The Wars of the Roses consisted of a series of battles between 1455 and 1487 between two rival factions each claiming the English throne. These were the two branches of the Plantagenet, the Yorkists, represented by a white rose, and the Lancastrians, whose symbol was a red rose, giving the struggle its name.

The Battle of Tewkesbury took place in 1471 when Henry IV, a Yorkist, was on the throne. His right was challenged by the heir on the Lancastrian side, Prince Edward, son of Henry VI, who had reigned from 1422 until 1461 and again, briefly, from 1470/71. Prince Edward was killed, along with many other Lancastrian nobles, and Henry VI, who was being held prisoner, died (possibly murdered) soon after. The Battle of Tewkesbury brought an end to the fighting for several years, until Richard III usurped the throne leading to the Battle of Bosworth and the start of the Tudor dynasty.
8. Battle of Flodden

Over a hundred years on from Otterburn and the English and Scots were still fighting, with Northumberland again the battleground, this time in 1513. Although a peace treaty had been signed in 1502 (it was, ironically, called the Treaty of Perpetual Peace) James IV, king of Scotland, was determined to honour the Auld Alliance with France. Declaring war on England would distract the English forces engaged in fighting against France. James was excommunicated for breaking the treaty by Pope Leo X.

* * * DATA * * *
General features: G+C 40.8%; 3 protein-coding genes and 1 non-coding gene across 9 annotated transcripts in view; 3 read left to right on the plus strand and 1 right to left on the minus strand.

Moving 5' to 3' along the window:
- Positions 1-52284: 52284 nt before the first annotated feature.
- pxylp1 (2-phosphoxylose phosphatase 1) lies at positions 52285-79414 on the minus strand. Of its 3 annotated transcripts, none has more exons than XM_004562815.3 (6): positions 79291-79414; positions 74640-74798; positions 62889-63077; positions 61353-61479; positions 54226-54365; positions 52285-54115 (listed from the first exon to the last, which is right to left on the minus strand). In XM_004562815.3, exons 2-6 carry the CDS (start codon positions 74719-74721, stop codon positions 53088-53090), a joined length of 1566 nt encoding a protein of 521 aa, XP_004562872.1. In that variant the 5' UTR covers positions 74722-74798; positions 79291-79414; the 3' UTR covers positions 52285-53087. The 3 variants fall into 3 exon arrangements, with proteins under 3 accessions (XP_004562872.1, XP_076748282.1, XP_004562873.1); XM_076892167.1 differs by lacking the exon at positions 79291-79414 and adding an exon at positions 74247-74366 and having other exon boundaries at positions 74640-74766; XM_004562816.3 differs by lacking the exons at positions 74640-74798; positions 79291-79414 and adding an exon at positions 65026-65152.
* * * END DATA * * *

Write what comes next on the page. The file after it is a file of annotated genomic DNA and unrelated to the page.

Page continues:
Each side commanded a large army of close on 30,000 mean each, making the battle the largest, numerically, fought between England and Scotland. The English army had archers and were better equipped for the close quarter fighting which took place, and the Scottish were defeated. James IV died towards the end of the battle and many of Scotland's leading noblemen died too, creating problems for the country since James's heir was still a toddler.
9. Battle of Marston Moor

This was a battle of the First English Civil War between the supporters of the monarchy and the Parliamentarians, who were looking for reform. The battle took place in July 1642, in Yorkshire, and resulted in a defeat for the Royalists, who were led by Prince Rupert of the Rhine.

It made a decisive change to the course of the war as the Royalists had now lost control of the north of England, which included powerful earls who supported the monarchy. By 1646, the First English Civil War was over, but hostilities resumed in 1648, culminating in the execution of King Charles I in 1649 and Oliver Cromwell becoming Lord Protector of England.
10. Battle of Culloden

This 1746 battle is usually cited as being the last battle fought on British soil. Subsequent fights are classed as skirmishes rather than full scale battles. It took place in April, near Inverness, and was the battle which brought to an end the attempts of the Stuart dynasty to reclaim the throne. In 1688, James II had been deposed due to his Catholic faith and replaced by his Protestant daughters. The second of these, Anne, died heirless and the Hanovers were invited to take the throne.

The Jacobites, supporters of the Stuarts, had made previous unsuccessful attempts to reclaim the throne, with the 1745 rising in support of Prince Charles Edward, known as the 'Young Pretender' and 'Bonnie Prince Charlie', having initial success. The Battle of Culloden brought it to a bloody and decisive end, with many of the Scots being slaughtered. Charles himself managed to escape to France but Culloden had ended his hopes for good.
Source: Author rossian

This quiz was reviewed by FunTrivia editor ponycargirl before going online.